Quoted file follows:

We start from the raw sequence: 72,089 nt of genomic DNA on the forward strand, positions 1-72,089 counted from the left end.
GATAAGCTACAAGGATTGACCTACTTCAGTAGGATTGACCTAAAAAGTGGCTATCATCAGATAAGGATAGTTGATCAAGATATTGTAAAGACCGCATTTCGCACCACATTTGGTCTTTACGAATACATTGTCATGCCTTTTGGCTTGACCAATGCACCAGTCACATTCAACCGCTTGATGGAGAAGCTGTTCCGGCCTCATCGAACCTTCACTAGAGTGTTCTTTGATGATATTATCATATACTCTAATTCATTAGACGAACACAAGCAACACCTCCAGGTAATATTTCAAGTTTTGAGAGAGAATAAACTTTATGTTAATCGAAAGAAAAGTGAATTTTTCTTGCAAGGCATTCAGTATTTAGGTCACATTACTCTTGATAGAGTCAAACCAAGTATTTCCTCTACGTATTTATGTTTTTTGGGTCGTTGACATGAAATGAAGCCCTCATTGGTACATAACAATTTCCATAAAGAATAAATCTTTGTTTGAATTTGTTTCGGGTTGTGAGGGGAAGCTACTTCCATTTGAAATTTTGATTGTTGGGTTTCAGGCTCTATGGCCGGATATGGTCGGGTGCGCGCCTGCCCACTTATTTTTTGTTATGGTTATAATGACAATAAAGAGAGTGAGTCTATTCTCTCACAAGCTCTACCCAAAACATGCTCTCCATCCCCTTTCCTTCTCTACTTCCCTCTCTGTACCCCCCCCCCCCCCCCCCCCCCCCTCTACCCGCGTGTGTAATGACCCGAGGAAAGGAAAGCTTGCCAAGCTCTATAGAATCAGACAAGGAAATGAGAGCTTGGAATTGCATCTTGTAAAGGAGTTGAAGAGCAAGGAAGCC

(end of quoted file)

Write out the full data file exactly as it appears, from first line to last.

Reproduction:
We start from the raw sequence: 72,089 nt of genomic DNA on the forward strand, positions 1-72,089 counted from the left end.
GATAAGCTACAAGGATTGACCTACTTCAGTAGGATTGACCTAAAAAGTGGCTATCATCAGATAAGGATAGTTGATCAAGATATTGTAAAGACCGCATTTCGCACCACATTTGGTCTTTACGAATACATTGTCATGCCTTTTGGCTTGACCAATGCACCAGTCACATTCAACCGCTTGATGGAGAAGCTGTTCCGGCCTCATCGAACCTTCACTAGAGTGTTCTTTGATGATATTATCATATACTCTAATTCATTAGACGAACACAAGCAACACCTCCAGGTAATATTTCAAGTTTTGAGAGAGAATAAACTTTATGTTAATCGAAAGAAAAGTGAATTTTTCTTGCAAGGCATTCAGTATTTAGGTCACATTACTCTTGATAGAGTCAAACCAAGTATTTCCTCTACGTATTTATGTTTTTTGGGTCGTTGACATGAAATGAAGCCCTCATTGGTACATAACAATTTCCATAAAGAATAAATCTTTGTTTGAATTTGTTTCGGGTTGTGAGGGGAAGCTACTTCCATTTGAAATTTTGATTGTTGGGTTTCAGGCTCTATGGCCGGATATGGTCGGGTGCGCGCCTGCCCACTTATTTTTTGTTATGGTTATAATGACAATAAAGAGAGTGAGTCTATTCTCTCACAAGCTCTACCCAAAACATGCTCTCCATCCCCTTTCCTTCTCTACTTCCCTCTCTGTACCCCCCCCCCCCCCCCCCCCCCCCTCTACCCGCGTGTGTAATGACCCGAGGAAAGGAAAGCTTGCCAAGCTCTATAGAATCAGACAAGGAAATGAGAGCTTGGAATTGCATCTTGTAAAGGAGTTGAAGAGCAAGGAAGCC